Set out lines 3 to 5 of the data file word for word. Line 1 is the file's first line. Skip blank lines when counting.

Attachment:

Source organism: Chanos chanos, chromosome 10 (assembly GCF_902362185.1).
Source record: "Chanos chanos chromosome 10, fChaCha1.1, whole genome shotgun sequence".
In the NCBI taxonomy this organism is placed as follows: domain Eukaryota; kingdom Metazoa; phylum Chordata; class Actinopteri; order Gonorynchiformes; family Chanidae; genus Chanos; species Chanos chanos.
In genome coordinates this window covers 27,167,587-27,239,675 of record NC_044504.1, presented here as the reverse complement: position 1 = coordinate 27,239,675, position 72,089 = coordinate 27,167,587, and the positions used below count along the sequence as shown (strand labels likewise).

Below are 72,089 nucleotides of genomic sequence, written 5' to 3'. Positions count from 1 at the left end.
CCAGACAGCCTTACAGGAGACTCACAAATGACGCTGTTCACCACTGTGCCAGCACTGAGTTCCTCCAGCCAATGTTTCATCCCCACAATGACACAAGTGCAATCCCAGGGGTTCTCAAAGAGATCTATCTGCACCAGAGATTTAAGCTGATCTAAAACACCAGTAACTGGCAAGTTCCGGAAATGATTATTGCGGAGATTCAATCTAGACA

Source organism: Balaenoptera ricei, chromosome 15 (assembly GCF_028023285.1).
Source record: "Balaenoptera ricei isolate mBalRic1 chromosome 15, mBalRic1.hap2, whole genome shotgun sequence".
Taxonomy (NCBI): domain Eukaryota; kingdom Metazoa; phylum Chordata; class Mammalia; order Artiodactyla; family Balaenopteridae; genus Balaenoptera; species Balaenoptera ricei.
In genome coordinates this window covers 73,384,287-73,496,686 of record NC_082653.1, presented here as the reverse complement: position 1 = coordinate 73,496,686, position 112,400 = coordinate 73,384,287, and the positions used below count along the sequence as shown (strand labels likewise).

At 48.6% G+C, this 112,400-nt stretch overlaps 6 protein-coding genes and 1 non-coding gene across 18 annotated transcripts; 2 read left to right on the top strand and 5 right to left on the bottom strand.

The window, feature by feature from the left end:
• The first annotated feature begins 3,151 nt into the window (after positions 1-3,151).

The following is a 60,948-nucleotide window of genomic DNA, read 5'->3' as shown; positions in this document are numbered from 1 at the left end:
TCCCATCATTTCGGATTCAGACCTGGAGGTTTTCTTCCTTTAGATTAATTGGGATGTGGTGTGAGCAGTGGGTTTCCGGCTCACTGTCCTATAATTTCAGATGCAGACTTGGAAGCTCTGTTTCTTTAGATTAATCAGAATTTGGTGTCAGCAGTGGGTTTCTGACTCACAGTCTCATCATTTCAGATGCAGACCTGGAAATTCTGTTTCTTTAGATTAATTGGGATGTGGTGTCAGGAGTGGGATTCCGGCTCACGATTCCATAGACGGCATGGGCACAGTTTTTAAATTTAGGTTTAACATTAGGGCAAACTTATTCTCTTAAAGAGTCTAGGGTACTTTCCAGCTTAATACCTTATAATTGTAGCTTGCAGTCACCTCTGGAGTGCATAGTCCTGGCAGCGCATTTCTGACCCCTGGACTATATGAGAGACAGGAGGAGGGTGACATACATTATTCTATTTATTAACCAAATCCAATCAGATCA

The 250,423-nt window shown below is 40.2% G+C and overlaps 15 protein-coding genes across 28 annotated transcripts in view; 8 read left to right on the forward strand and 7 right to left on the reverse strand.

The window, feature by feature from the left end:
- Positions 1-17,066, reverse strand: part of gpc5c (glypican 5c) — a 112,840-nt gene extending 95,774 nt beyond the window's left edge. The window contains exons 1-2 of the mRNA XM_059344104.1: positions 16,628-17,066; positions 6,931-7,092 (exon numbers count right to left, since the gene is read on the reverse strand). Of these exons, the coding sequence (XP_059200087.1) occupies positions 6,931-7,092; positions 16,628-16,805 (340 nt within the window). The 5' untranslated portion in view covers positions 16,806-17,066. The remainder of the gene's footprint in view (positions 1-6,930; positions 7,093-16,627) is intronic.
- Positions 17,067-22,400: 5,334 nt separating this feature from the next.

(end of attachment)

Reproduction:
In the NCBI taxonomy this organism is placed as follows: domain Eukaryota; kingdom Metazoa; phylum Chordata; class Actinopteri; order Gonorynchiformes; family Chanidae; genus Chanos; species Chanos chanos.
In genome coordinates this window covers 27,167,587-27,239,675 of record NC_044504.1, presented here as the reverse complement: position 1 = coordinate 27,239,675, position 72,089 = coordinate 27,167,587, and the positions used below count along the sequence as shown (strand labels likewise).

Below are 72,089 nucleotides of genomic sequence, written 5' to 3'. Positions count from 1 at the left end.